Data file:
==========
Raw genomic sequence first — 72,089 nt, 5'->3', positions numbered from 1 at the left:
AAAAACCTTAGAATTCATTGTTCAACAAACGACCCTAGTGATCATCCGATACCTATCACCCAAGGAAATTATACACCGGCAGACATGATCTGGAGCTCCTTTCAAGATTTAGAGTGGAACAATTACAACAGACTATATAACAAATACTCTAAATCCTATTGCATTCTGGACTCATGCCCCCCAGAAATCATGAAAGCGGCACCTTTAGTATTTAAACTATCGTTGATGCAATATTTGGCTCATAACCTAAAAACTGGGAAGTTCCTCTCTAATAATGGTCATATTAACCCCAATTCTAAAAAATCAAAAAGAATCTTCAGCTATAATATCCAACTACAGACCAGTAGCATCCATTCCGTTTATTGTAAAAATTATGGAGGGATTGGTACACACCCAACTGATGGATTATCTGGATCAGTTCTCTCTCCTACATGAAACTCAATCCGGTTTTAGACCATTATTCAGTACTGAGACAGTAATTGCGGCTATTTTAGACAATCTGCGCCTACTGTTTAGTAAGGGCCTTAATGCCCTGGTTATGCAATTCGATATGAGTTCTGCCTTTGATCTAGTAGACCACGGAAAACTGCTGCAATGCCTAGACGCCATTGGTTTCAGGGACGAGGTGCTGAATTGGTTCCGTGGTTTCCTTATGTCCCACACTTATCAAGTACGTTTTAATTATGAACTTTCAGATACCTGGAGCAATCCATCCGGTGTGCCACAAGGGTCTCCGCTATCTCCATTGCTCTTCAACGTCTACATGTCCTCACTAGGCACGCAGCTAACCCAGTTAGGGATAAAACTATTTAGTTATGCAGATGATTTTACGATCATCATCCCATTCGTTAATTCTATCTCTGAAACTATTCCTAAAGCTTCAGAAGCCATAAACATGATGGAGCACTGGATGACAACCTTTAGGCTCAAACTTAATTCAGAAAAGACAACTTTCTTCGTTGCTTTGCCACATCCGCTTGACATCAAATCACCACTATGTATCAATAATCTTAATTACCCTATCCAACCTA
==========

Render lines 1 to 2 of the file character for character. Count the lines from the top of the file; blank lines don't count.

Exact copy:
Raw genomic sequence first — 72,089 nt, 5'->3', positions numbered from 1 at the left:
AAAAACCTTAGAATTCATTGTTCAACAAACGACCCTAGTGATCATCCGATACCTATCACCCAAGGAAATTATACACCGGCAGACATGATCTGGAGCTCCTTTCAAGATTTAGAGTGGAACAATTACAACAGACTATATAACAAATACTCTAAATCCTATTGCATTCTGGACTCATGCCCCCCAGAAATCATGAAAGCGGCACCTTTAGTATTTAAACTATCGTTGATGCAATATTTGGCTCATAACCTAAAAACTGGGAAGTTCCTCTCTAATAATGGTCATATTAACCCCAATTCTAAAAAATCAAAAAGAATCTTCAGCTATAATATCCAACTACAGACCAGTAGCATCCATTCCGTTTATTGTAAAAATTATGGAGGGATTGGTACACACCCAACTGATGGATTATCTGGATCAGTTCTCTCTCCTACATGAAACTCAATCCGGTTTTAGACCATTATTCAGTACTGAGACAGTAATTGCGGCTATTTTAGACAATCTGCGCCTACTGTTTAGTAAGGGCCTTAATGCCCTGGTTATGCAATTCGATATGAGTTCTGCCTTTGATCTAGTAGACCACGGAAAACTGCTGCAATGCCTAGACGCCATTGGTTTCAGGGACGAGGTGCTGAATTGGTTCCGTGGTTTCCTTATGTCCCACACTTATCAAGTACGTTTTAATTATGAACTTTCAGATACCTGGAGCAATCCATCCGGTGTGCCACAAGGGTCTCCGCTATCTCCATTGCTCTTCAACGTCTACATGTCCTCACTAGGCACGCAGCTAACCCAGTTAGGGATAAAACTATTTAGTTATGCAGATGATTTTACGATCATCATCCCATTCGTTAATTCTATCTCTGAAACTATTCCTAAAGCTTCAGAAGCCATAAACATGATGGAGCACTGGATGACAACCTTTAGGCTCAAACTTAATTCAGAAAAGACAACTTTCTTCGTTGCTTTGCCACATCCGCTTGACATCAAATCACCACTATGTATCAATAATCTTAATTACCCTATCCAACCTA